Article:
$1.4 million USDA/NCBA CLUSA co-investment fund backs Salvadoran coffee farmers as they rebuild post-coffee rust

A worker-owner plants rust-resistant coffee seedlings at Las Lajas Cooperative.A worker-owner plants rust-resistant coffee seedlings at Las Lajas Cooperative.A worker-owner plants rust-resistant coffee seedlings at Las Lajas Cooperative.Rebuilding El Salvador’s iconic coffee industry doesn’t come at a low cost. When coffee rust started affecting the crop in 2013—slashing production levels and wiping out entire farms’ worth of coffee plants—the industry was at a loss for cost-effective solutions to deal with the impending economic crisis.

In the process of rebuilding a coffee farm, it can take anywhere from three to five years for the new plants to reach peak production, and many farmers find the cost prohibitively expensive at $4,000 - $5,000 USD per hectare. With the livelihoods of thousands of rural families dependent on the coffee sector, the industry was desperate to find ways to recover the ailing harvest.

In response to the dire situation facing the country, the U.S. Department of Agriculture (USDA) launched the El Salvador Coffee Rehabilitation and Agricultural Diversification Project in 2014. Managed by the NCBA CLUSA, the sustainable coffee program combines new agricultural techniques and technologies, with access to a co-investment fund worth $1.4 million USD. The program not only introduces sustainable, cost-effective practices to the farmers, but also to makes the implementation of these practices financially feasible for small-scale producers and cooperatives.

The program focuses on sustainable agriculture techniques that reduce environmental impact and increase productivity such as building nurseries, producing organic pesticides and fertilizers and crop diversification. At the close of 2016, approximately $420,000 worth of funding had been approved for projects including 40 nurseries capable of producing over 4.2 million seedlings and 39 facilities for organic pesticide and fertilizer production to replace agro-chemical based methods.

With the co-investment fund, co-ops put up 20 percent of the cost of their proposed projects, receiving the rest from the co-investment fund. This ensures the co-op’s investment and commitment, allowing the rebuilding to be a partnership and supporting the sustainability of the co-op in the long term.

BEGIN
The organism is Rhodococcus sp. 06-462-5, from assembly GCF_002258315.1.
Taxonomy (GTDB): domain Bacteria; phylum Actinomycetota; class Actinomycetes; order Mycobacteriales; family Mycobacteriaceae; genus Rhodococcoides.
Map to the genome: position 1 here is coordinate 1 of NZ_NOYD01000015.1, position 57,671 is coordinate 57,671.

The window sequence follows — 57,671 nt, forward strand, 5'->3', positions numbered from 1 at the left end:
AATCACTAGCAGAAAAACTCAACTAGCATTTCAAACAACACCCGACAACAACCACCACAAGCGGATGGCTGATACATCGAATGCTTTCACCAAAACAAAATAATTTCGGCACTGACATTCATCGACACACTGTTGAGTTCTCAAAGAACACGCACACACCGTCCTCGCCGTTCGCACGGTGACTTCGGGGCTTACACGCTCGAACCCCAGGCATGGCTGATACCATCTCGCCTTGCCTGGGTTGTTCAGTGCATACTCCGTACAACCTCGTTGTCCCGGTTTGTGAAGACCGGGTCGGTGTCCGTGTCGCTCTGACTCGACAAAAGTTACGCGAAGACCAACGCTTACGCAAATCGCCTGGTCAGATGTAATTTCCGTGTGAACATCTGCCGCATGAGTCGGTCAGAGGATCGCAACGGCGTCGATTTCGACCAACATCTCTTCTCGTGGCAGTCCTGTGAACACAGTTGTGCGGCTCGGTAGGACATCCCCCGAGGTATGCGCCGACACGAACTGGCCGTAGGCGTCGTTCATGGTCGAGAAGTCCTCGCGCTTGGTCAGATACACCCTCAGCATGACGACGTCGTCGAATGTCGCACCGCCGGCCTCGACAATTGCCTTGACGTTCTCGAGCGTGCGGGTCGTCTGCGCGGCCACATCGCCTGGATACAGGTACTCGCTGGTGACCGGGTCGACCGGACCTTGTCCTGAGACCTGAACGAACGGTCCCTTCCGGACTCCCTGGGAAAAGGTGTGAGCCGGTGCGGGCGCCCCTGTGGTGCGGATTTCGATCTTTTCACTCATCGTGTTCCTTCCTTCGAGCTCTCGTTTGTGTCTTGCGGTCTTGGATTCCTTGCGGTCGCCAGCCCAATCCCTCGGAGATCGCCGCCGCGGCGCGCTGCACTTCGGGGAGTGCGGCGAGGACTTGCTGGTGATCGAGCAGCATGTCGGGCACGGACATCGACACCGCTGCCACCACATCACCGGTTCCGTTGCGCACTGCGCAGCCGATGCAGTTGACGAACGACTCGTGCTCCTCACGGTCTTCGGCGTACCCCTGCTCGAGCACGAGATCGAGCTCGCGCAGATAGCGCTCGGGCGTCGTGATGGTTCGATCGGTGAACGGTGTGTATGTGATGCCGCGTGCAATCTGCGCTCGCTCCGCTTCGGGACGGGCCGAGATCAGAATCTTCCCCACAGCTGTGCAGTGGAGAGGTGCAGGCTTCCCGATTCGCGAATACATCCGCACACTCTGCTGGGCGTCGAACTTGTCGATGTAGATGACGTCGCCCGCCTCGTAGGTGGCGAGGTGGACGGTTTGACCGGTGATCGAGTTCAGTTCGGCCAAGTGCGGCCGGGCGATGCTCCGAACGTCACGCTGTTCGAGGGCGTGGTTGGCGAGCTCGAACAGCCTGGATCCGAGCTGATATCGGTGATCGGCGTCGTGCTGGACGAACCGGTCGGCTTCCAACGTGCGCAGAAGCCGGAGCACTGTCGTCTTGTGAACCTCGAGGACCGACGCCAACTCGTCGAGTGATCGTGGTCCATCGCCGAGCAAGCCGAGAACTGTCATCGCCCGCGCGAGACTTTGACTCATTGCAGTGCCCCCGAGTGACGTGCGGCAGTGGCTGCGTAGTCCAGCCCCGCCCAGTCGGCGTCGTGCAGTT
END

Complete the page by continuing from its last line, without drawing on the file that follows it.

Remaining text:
LosPinos ElSalvador 500 333 36a17LosPinos ElSalvador 500 333 36a17A nursery at Los Pinos Cooperative, financed through the co-investment fund.  Los Pinos Cooperative, a unique property embedded into the hillside surrounding a picturesque crater lake, the coffee farmers see the co-investment fund as a win-win opportunity. Not only do they acquire the funding to help them build an organic production facility on site, the new sustainable farming methods will decrease the agro-chemical runoff that has conventionally flowed downstream from their cooperative into the lake below, contaminating the waterway’s fragile ecosystem.

At the Jabali Cooperative, the farmers faced a different challenge. Although they had received a donation of 30,000 coffee plants from the Salvadoran government to rebuild, the farmers knew that they could not afford to plant and maintain them all, putting the future of the coffee seedlings in jeopardy.

With the support of NCBA CLUSA and the co-investment fund, the Jabali farmers developed a business plan to introduce mechanized farming equipment to their operation, including chainsaws, motorized sprayers, tree trimmers and electric augers to make planting and farm maintenance more efficient. As a result, the cooperative was able to decrease labor costs, increase their productivity by 60 percent and carry out the farm maintenance necessary to begin rebuilding the cooperative.

“If it hadn’t been for the expertise of the NCBA CLUSA coffee specialists and the co-investment fund, we wouldn’t have had the courage or resources to rebuild from scratch,” said Miguel Angel Mercado, president of Jabali Cooperative. “The coffee rust wiped out 100 percent of our production and we already had past debt to deal with. With help from the program, we are also starting to build nurseries and experiment with alternative crops such as tomatoes, cucumbers and cocoa, to diversify our harvest. We are very pleased with all the support the program is giving us.”

Douglas Barcenas, NCBA CLUSA Director of Finance, Administration and Grants Manager, said that the co-op investment fund has been very beneficial to their co-op clients. "The co-investment fund has been critical to the rehabilitation program in their efforts to rebuild El Salvador’s coffee industry.”

By the end of the project in 2018, The El Salvador Coffee Rehabilitation and Agricultural Diversification Project aims to support over 5,800 specialty coffee producers. By the last quarter of 2016, some 3,800 farmers had received financial backing from the co-investment fund.

While El Salvador’s coffee industry has experienced periods of instability over the decades, coffee leaf rust, climate change-related impacts and market volatility have devastated the national coffee economy in recent years. The El Salvador Coffee Rehabilitation and Agricultural Diversification Project began to work with producers in 2014 to transition the affected farmland to coffee rust-resistant varieties, produce organic fertilizers and pesticides and improve marketing practices, in an integrated approach to revitalize the industry and increase its competitiveness with sustainable agriculture techniques and low-cost technology.


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